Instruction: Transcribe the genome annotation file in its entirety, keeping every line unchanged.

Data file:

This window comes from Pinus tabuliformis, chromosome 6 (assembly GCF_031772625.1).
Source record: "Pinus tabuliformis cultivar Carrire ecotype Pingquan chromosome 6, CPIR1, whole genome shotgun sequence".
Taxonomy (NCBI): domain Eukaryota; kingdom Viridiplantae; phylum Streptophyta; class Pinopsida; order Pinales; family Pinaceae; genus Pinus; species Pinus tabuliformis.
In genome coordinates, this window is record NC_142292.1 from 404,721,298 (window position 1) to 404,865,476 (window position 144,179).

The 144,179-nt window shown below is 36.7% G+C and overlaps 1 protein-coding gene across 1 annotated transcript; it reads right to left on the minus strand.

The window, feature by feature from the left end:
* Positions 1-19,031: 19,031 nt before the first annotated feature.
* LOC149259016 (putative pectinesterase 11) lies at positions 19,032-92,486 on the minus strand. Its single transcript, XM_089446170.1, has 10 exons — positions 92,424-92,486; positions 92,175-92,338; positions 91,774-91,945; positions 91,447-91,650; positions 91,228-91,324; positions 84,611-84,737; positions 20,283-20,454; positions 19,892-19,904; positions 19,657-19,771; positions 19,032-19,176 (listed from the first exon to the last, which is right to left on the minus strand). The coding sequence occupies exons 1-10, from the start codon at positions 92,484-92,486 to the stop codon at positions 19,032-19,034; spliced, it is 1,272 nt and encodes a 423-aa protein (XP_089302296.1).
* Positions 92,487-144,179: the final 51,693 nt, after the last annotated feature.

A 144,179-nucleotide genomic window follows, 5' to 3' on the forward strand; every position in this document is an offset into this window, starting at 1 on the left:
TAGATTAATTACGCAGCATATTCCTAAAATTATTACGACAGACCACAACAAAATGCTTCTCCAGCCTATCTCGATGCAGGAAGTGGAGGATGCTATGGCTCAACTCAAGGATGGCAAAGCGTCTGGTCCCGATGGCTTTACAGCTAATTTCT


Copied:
This window comes from Pinus tabuliformis, chromosome 6 (assembly GCF_031772625.1).
Source record: "Pinus tabuliformis cultivar Carrire ecotype Pingquan chromosome 6, CPIR1, whole genome shotgun sequence".
Taxonomy (NCBI): domain Eukaryota; kingdom Viridiplantae; phylum Streptophyta; class Pinopsida; order Pinales; family Pinaceae; genus Pinus; species Pinus tabuliformis.
In genome coordinates, this window is record NC_142292.1 from 404,721,298 (window position 1) to 404,865,476 (window position 144,179).

The 144,179-nt window shown below is 36.7% G+C and overlaps 1 protein-coding gene across 1 annotated transcript; it reads right to left on the minus strand.

The window, feature by feature from the left end:
* Positions 1-19,031: 19,031 nt before the first annotated feature.
* LOC149259016 (putative pectinesterase 11) lies at positions 19,032-92,486 on the minus strand. Its single transcript, XM_089446170.1, has 10 exons — positions 92,424-92,486; positions 92,175-92,338; positions 91,774-91,945; positions 91,447-91,650; positions 91,228-91,324; positions 84,611-84,737; positions 20,283-20,454; positions 19,892-19,904; positions 19,657-19,771; positions 19,032-19,176 (listed from the first exon to the last, which is right to left on the minus strand). The coding sequence occupies exons 1-10, from the start codon at positions 92,484-92,486 to the stop codon at positions 19,032-19,034; spliced, it is 1,272 nt and encodes a 423-aa protein (XP_089302296.1).
* Positions 92,487-144,179: the final 51,693 nt, after the last annotated feature.

A 144,179-nucleotide genomic window follows, 5' to 3' on the forward strand; every position in this document is an offset into this window, starting at 1 on the left:
TAGATTAATTACGCAGCATATTCCTAAAATTATTACGACAGACCACAACAAAATGCTTCTCCAGCCTATCTCGATGCAGGAAGTGGAGGATGCTATGGCTCAACTCAAGGATGGCAAAGCGTCTGGTCCCGATGGCTTTACAGCTAATTTCT